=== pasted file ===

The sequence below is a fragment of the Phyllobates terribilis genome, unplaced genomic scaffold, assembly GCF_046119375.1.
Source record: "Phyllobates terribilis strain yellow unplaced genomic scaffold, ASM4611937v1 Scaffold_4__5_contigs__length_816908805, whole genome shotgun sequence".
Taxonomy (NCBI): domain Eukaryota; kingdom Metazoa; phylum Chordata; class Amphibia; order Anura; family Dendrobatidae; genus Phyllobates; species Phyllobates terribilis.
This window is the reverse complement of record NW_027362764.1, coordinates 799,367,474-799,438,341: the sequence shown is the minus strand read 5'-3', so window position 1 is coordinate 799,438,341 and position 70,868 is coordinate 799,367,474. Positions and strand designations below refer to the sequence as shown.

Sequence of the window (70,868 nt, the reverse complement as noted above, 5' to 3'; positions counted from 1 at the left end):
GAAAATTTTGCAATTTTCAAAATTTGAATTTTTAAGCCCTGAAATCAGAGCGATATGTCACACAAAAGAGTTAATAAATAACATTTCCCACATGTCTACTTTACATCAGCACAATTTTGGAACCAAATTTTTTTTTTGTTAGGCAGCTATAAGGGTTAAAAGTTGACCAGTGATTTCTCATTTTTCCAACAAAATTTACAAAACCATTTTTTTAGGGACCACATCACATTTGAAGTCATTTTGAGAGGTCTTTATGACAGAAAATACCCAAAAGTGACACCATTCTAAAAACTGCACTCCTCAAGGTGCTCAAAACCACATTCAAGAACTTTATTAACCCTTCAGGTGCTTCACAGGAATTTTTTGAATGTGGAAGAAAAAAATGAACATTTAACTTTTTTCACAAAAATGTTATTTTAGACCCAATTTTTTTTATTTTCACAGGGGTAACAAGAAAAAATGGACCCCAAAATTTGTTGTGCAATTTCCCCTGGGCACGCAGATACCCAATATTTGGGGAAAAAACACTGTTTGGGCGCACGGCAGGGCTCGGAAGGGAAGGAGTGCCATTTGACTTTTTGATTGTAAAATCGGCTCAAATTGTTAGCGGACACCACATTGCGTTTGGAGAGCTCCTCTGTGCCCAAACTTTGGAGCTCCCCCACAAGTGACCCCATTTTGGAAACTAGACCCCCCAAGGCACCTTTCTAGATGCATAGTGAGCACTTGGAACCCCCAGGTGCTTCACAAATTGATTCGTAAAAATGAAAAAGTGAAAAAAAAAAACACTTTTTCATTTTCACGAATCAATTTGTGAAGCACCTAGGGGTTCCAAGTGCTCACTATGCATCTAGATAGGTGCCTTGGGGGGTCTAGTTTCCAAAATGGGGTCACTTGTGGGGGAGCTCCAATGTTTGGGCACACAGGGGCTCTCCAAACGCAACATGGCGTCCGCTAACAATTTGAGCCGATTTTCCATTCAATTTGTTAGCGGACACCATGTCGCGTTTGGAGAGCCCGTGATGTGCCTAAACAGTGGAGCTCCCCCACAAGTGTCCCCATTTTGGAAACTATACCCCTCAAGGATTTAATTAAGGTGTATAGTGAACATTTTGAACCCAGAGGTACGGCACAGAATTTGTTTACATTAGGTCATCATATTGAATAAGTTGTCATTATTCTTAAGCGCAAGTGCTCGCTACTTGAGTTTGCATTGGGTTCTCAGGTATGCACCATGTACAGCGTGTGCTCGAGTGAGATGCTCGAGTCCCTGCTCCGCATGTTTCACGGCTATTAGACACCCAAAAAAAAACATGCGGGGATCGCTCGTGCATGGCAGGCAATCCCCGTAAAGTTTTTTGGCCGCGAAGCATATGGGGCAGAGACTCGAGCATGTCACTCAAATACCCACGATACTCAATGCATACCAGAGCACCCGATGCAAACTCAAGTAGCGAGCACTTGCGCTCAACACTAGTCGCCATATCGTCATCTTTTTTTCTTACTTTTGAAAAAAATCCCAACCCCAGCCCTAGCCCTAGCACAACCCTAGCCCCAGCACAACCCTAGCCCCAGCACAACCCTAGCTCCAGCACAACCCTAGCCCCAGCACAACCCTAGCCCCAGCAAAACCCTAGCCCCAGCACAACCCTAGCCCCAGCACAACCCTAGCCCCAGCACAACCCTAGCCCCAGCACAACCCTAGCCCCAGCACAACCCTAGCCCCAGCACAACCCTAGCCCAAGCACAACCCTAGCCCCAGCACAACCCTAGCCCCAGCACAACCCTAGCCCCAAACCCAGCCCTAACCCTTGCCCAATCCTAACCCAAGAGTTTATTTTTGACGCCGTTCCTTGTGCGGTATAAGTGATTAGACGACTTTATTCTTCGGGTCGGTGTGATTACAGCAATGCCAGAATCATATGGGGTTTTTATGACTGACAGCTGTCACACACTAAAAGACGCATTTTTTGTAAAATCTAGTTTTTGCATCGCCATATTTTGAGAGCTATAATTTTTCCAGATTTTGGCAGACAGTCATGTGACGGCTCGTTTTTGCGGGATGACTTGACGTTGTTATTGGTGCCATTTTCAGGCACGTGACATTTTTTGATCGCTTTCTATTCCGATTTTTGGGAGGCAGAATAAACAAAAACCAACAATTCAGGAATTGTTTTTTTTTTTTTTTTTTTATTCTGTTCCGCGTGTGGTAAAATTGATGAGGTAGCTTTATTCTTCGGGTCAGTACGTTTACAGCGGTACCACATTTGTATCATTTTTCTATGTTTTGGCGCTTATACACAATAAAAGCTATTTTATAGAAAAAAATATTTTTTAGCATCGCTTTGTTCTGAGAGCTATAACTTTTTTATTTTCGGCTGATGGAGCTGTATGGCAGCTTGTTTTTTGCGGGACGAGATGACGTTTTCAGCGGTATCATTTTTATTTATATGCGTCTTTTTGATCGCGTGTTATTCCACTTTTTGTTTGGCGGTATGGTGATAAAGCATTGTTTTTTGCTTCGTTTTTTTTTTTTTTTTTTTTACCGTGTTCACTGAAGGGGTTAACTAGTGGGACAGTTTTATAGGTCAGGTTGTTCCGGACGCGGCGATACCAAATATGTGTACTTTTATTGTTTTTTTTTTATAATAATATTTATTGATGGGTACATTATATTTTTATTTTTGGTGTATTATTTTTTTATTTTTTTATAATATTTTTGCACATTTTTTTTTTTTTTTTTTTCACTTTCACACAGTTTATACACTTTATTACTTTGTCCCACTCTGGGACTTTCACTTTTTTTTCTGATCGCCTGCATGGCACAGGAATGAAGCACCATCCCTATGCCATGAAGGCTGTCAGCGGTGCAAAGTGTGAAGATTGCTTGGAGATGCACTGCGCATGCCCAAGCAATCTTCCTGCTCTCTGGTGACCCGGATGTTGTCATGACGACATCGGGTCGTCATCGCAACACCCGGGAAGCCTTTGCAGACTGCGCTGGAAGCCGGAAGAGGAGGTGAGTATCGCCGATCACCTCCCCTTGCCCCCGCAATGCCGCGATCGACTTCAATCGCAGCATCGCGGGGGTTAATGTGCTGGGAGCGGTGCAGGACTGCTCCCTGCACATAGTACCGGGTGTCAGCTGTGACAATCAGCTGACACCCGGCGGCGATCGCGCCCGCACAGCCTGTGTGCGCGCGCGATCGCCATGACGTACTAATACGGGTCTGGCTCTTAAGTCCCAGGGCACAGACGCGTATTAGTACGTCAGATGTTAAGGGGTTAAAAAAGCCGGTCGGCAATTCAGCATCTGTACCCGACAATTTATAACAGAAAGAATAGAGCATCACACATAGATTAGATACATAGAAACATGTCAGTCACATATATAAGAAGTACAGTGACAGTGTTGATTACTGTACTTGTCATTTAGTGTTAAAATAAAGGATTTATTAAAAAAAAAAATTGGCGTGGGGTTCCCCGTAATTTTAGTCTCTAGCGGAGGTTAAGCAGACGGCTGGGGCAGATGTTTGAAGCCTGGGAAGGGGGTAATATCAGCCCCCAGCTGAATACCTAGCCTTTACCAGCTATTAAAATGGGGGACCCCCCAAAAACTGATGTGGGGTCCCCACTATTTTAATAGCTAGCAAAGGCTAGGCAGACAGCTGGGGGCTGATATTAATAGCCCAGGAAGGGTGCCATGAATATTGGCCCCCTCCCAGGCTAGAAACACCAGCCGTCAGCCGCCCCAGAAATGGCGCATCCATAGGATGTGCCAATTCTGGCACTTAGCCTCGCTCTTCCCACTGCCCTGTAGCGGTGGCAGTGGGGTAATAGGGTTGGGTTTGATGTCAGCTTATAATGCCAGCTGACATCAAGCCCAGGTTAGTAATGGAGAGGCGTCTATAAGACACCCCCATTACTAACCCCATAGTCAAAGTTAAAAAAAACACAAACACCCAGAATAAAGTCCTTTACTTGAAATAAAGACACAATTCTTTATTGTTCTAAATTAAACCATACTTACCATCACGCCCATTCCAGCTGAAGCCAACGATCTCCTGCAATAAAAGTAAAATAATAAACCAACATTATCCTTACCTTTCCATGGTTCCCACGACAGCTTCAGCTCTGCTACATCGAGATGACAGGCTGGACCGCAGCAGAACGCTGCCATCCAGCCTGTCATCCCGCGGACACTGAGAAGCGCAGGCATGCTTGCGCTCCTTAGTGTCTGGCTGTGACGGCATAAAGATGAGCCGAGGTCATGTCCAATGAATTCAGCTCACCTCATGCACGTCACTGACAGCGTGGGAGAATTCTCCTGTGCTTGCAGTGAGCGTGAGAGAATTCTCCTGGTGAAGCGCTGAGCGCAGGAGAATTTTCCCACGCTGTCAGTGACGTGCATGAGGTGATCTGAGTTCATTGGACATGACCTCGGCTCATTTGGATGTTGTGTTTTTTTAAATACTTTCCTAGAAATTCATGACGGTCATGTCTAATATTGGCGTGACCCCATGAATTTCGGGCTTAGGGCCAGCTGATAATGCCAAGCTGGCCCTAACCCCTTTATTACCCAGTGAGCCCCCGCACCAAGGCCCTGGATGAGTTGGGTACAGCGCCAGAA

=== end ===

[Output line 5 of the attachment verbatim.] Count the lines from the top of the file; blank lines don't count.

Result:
Sequence of the window (70,868 nt, the reverse complement as noted above, 5' to 3'; positions counted from 1 at the left end):